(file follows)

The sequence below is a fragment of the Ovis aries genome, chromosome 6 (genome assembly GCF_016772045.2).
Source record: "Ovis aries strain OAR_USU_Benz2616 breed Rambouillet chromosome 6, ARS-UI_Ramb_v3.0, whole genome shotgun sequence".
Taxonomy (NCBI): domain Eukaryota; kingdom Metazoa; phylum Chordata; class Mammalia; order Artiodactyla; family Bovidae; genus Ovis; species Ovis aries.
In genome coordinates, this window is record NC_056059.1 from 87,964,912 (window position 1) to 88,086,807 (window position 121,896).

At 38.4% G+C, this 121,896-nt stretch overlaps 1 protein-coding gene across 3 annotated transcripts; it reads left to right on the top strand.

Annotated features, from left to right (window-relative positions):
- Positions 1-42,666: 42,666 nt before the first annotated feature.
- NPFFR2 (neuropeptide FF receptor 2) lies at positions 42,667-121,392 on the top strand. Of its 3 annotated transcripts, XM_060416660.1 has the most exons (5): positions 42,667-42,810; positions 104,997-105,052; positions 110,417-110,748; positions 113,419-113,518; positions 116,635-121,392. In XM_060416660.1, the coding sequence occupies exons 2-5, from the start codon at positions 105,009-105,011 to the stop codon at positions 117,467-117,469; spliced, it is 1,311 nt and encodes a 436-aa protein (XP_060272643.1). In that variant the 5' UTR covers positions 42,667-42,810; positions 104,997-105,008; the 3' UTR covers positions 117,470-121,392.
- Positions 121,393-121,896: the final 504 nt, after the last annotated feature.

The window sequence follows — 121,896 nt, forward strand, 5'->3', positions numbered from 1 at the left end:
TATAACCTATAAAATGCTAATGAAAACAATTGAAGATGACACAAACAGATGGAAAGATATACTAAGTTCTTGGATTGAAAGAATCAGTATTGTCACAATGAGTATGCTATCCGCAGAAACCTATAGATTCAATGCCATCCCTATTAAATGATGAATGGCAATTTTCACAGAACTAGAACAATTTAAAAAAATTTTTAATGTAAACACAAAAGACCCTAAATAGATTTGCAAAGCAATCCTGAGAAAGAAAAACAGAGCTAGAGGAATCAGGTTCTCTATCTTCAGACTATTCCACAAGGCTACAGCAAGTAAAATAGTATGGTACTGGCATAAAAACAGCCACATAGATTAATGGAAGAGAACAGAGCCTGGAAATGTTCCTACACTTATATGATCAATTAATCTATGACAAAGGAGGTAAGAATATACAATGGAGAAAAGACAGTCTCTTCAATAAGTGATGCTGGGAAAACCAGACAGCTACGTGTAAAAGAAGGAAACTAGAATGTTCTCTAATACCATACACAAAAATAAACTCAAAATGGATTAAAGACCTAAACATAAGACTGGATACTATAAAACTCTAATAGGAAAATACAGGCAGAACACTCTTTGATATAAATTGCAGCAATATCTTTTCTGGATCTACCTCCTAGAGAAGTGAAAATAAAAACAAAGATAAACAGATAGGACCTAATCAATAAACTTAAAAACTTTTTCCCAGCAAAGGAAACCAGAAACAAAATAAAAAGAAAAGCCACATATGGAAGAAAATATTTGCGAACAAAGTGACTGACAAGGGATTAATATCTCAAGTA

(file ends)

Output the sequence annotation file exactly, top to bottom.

The sequence below is a fragment of the Ovis aries genome, chromosome 6 (genome assembly GCF_016772045.2).
Source record: "Ovis aries strain OAR_USU_Benz2616 breed Rambouillet chromosome 6, ARS-UI_Ramb_v3.0, whole genome shotgun sequence".
Taxonomy (NCBI): domain Eukaryota; kingdom Metazoa; phylum Chordata; class Mammalia; order Artiodactyla; family Bovidae; genus Ovis; species Ovis aries.
In genome coordinates, this window is record NC_056059.1 from 87,964,912 (window position 1) to 88,086,807 (window position 121,896).

At 38.4% G+C, this 121,896-nt stretch overlaps 1 protein-coding gene across 3 annotated transcripts; it reads left to right on the top strand.

Annotated features, from left to right (window-relative positions):
- Positions 1-42,666: 42,666 nt before the first annotated feature.
- NPFFR2 (neuropeptide FF receptor 2) lies at positions 42,667-121,392 on the top strand. Of its 3 annotated transcripts, XM_060416660.1 has the most exons (5): positions 42,667-42,810; positions 104,997-105,052; positions 110,417-110,748; positions 113,419-113,518; positions 116,635-121,392. In XM_060416660.1, the coding sequence occupies exons 2-5, from the start codon at positions 105,009-105,011 to the stop codon at positions 117,467-117,469; spliced, it is 1,311 nt and encodes a 436-aa protein (XP_060272643.1). In that variant the 5' UTR covers positions 42,667-42,810; positions 104,997-105,008; the 3' UTR covers positions 117,470-121,392.
- Positions 121,393-121,896: the final 504 nt, after the last annotated feature.

The window sequence follows — 121,896 nt, forward strand, 5'->3', positions numbered from 1 at the left end:
TATAACCTATAAAATGCTAATGAAAACAATTGAAGATGACACAAACAGATGGAAAGATATACTAAGTTCTTGGATTGAAAGAATCAGTATTGTCACAATGAGTATGCTATCCGCAGAAACCTATAGATTCAATGCCATCCCTATTAAATGATGAATGGCAATTTTCACAGAACTAGAACAATTTAAAAAAATTTTTAATGTAAACACAAAAGACCCTAAATAGATTTGCAAAGCAATCCTGAGAAAGAAAAACAGAGCTAGAGGAATCAGGTTCTCTATCTTCAGACTATTCCACAAGGCTACAGCAAGTAAAATAGTATGGTACTGGCATAAAAACAGCCACATAGATTAATGGAAGAGAACAGAGCCTGGAAATGTTCCTACACTTATATGATCAATTAATCTATGACAAAGGAGGTAAGAATATACAATGGAGAAAAGACAGTCTCTTCAATAAGTGATGCTGGGAAAACCAGACAGCTACGTGTAAAAGAAGGAAACTAGAATGTTCTCTAATACCATACACAAAAATAAACTCAAAATGGATTAAAGACCTAAACATAAGACTGGATACTATAAAACTCTAATAGGAAAATACAGGCAGAACACTCTTTGATATAAATTGCAGCAATATCTTTTCTGGATCTACCTCCTAGAGAAGTGAAAATAAAAACAAAGATAAACAGATAGGACCTAATCAATAAACTTAAAAACTTTTTCCCAGCAAAGGAAACCAGAAACAAAATAAAAAGAAAAGCCACATATGGAAGAAAATATTTGCGAACAAAGTGACTGACAAGGGATTAATATCTCAAGTA